CONGO PLUNDER SCANDAL

Museveni’s right hand man and Gen. Kahinda Otafiire and Gen. Salim Saleh were again to feature prominently in a case before the International Court of Justice sitting in 2005, in which Uganda was accused of plundering the DRC’s resources. The court slapped a US$ 10 billion fine against Uganda, but the key actors continue to play a prominent roles in the Museveni’s government as taxpayers brace for the huge bill.

THE GLOBAL FUND SCANDAL, 2005

In 2005, the Global Fund suspended a US$ 200 million grant to the Ministry of Health after an audit uncovered a US$ 37 million fraud. In a subsequent commission of inquiry in which Museveni was a witness against Jim Muhwezi, his health minister, his complaint was that Muhwezi had under-declared how much he had creamed off! Museveni apparently was incensed that he hadn’t received the lion’s share of the cut!

Read: US sanctions sow panic in Museveni/NRM officials

In his defense, under the same case Capt. Mike Mukula, a junior health minister said the Shs240 million he was accused of stealing was requested for and sent to the office of the First Lady, Janet Museveni. Apparently ripping off Ugandans was a daddy and mummy enterprise!

TEMANGALO LAND SCANDAL, 2008

In 2008 it emerged that then security minister Amama Mbabazi, had quietly sold 411 acres of land to the National Social Security Fund, at Ushs 11.2 billion. As it emerged that the land had been overvalued, Museveni stepped in to say Mbabazi had actually sold it on the cheap as he (Museveni) would have billed for much more.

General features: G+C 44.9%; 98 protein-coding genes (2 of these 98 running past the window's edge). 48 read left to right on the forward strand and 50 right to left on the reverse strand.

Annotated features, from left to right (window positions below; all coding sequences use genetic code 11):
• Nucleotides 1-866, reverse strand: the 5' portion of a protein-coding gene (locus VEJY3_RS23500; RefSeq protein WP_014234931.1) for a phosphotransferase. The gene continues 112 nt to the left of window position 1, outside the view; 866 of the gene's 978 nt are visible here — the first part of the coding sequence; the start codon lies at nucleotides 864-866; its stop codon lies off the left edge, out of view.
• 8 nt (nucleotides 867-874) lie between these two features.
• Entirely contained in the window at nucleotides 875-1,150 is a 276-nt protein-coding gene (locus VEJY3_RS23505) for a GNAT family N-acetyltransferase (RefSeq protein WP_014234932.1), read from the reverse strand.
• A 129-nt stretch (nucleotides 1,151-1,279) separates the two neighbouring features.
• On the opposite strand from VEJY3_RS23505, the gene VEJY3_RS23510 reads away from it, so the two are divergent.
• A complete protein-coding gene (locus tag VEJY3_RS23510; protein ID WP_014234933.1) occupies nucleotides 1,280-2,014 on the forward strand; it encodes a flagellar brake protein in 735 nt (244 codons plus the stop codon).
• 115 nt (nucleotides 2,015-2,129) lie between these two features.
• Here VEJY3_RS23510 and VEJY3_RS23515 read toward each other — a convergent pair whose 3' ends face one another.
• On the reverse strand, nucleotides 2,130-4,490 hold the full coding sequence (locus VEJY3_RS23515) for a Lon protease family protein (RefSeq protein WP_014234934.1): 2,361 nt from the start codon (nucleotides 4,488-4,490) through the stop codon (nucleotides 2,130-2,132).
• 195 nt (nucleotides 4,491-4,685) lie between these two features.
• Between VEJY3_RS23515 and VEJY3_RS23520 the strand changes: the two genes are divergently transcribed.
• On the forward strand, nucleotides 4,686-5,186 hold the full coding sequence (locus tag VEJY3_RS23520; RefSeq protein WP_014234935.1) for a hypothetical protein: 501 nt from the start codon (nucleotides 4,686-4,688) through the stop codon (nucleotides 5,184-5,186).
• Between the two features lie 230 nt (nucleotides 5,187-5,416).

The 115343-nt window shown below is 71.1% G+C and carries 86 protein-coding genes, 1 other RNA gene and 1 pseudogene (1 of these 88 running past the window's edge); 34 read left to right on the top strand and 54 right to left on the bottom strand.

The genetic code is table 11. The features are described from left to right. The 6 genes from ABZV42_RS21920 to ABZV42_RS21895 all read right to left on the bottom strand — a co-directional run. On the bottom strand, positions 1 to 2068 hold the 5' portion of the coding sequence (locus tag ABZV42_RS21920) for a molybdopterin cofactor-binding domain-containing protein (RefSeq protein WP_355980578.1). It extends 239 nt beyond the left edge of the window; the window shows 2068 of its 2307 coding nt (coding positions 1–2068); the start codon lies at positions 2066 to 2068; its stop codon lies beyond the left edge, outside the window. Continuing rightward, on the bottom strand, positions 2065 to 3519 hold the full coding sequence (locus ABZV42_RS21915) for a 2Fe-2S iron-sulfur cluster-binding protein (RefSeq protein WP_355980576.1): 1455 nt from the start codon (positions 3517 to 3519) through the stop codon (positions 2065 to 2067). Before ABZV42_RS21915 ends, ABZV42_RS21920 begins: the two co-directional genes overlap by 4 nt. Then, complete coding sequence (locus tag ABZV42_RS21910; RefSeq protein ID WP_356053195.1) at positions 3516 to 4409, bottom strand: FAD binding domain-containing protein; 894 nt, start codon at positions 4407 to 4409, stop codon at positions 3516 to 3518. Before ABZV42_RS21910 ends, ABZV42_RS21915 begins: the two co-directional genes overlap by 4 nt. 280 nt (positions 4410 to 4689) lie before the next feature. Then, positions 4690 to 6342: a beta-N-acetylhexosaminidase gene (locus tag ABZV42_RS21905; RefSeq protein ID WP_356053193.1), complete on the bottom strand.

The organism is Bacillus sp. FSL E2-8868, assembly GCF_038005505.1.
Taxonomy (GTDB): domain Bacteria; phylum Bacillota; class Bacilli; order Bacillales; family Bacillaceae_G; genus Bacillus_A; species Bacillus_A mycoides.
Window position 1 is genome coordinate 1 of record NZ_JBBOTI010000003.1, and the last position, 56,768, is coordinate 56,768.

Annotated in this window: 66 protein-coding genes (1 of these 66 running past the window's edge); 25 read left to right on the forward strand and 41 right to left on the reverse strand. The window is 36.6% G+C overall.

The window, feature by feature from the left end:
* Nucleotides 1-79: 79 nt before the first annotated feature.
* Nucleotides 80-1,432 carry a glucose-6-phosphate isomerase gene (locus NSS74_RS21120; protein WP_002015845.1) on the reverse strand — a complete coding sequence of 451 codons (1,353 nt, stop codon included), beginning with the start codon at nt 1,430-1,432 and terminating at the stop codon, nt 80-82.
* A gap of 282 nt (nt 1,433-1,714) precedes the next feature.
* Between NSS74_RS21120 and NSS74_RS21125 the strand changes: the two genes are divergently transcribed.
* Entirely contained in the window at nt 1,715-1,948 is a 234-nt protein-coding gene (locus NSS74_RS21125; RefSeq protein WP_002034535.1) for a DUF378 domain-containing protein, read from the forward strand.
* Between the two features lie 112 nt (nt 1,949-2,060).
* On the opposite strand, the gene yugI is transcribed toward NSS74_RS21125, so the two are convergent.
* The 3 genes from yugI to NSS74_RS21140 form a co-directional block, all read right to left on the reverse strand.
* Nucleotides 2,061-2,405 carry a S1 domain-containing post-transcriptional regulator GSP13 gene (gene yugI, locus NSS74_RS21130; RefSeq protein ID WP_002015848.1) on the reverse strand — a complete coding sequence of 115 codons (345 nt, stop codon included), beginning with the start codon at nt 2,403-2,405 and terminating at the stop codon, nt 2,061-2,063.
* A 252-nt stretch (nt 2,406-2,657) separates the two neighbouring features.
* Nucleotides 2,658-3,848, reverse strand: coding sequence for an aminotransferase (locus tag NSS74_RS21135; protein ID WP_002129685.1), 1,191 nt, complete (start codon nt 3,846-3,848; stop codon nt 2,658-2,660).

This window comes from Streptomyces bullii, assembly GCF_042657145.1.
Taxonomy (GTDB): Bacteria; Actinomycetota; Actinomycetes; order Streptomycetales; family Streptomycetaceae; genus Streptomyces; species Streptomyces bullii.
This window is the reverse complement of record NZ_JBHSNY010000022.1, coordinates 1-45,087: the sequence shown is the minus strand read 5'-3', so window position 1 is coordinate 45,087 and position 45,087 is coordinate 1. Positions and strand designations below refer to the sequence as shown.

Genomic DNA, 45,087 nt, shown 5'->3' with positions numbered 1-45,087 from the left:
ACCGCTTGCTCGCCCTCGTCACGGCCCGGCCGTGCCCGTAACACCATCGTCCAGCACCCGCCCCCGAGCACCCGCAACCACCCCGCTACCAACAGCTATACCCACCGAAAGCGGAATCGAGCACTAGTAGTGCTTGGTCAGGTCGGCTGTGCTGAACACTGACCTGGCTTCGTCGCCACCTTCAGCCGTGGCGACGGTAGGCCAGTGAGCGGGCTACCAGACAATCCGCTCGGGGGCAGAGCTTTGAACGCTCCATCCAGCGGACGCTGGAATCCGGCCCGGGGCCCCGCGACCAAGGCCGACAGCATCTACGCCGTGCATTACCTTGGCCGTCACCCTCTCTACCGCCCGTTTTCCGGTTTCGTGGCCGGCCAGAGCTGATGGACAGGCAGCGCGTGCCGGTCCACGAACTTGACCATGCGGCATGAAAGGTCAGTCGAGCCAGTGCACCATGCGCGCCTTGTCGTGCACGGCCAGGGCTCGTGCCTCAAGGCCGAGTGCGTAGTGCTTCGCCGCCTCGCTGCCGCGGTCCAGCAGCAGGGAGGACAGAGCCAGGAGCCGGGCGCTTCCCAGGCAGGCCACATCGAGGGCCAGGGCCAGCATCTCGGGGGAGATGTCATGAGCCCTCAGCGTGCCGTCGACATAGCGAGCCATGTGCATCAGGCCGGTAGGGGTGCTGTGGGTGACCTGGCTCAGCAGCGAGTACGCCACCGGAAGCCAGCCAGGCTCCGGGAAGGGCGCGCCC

NATIONAL ID SCANDAL

As the 2011 elections approached, the country was told that voting would be based on national identity cards. A project to register and issue the national IDs was hurriedly procured in late 2010, and a Ushs 150 billion contract awarded to a German firm. The firm produced only 400 IDs. In 2014, fresh procurement for the project was conducted. The Ugandan taxpayer had once again taken it on the chin, massively!

Read also: The cost of corruption during 33 years of misrule

LC BICYCLE SCANDAL

Again in 2010, faced with an unfulfilled promise to give each village council leader a bicycle, a project to procure 70,000 bicycles at Ushs 4 billion was quickly passed.

Not a single bicycle has been delivered to date, yet the money was “eaten”.

BASAJJABALABA COMPENSATION

In the early 2000’s, “businessman” (more like personal Museveni fixer) Hassan Basajjabalaba the national treasurer of Museveni’s ruling NRM went on a shopping spree, snapping up managements contracts for a city market and an abattoir. It was later found that he had fraudulently got the deals, and he was thrown out.

Read: Impunity: Gen. Saleh snubs parliamentary probe on looted property of expelled Asians

Museveni however sanctioned a payout to the tune of Ushs 142 billion in compensation to Basajjabalaba for “lost business opportunity”.

MUSEVENI, SAM KUTEESA, PATRICK HO BRIBERY SCANDAL, 2017

In 2017, President Museveni and his Foreign Affairs Minister Sam Kuteesa were adversely mentioned in a corruption trial in New York during which a Chinese national confessed to have conveyed a US$ 500,000 bribe to Museveni, through Kuteesa. The bribe was meant to facilitate the Chinese businessman’s entry into Uganda’s financial sector. Museveni has not attended the past two UN General Assembly sessions since the scandal broke. Foreign Minister Kuteesa took a similar cut. He too can’t step in the US!

Read also: Elly Tumwine gets implicated in shs2B dubious land sale

LUBOWA HOSPITAL SCANDAL

In a January this year images emerged of a proposed advanced hospital facility at Lubowa In the outskirts of Kampala. Although it was supposed to be a private development, the promoters wanted the state to guarantee their loan. Eventually, Museveni bulldozed parliament into authorizing an advance of Ushs 140 billion to the Italian outfit behind the venture. As soon as the money was released, the partners fell out.

Uganda’s Mafia marches on.